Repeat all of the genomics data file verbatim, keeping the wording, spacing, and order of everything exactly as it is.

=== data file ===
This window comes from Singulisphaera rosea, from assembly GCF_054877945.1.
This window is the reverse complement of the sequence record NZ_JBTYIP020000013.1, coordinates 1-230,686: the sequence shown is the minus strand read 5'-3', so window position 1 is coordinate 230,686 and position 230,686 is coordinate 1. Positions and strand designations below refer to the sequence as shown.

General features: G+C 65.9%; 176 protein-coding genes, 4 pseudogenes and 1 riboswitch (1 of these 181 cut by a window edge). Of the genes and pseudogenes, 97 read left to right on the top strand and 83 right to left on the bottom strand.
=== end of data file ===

This window comes from Singulisphaera rosea, from assembly GCF_054877945.1.
This window is the reverse complement of the sequence record NZ_JBTYIP020000013.1, coordinates 1-230,686: the sequence shown is the minus strand read 5'-3', so window position 1 is coordinate 230,686 and position 230,686 is coordinate 1. Positions and strand designations below refer to the sequence as shown.

General features: G+C 65.9%; 176 protein-coding genes, 4 pseudogenes and 1 riboswitch (1 of these 181 cut by a window edge). Of the genes and pseudogenes, 97 read left to right on the top strand and 83 right to left on the bottom strand.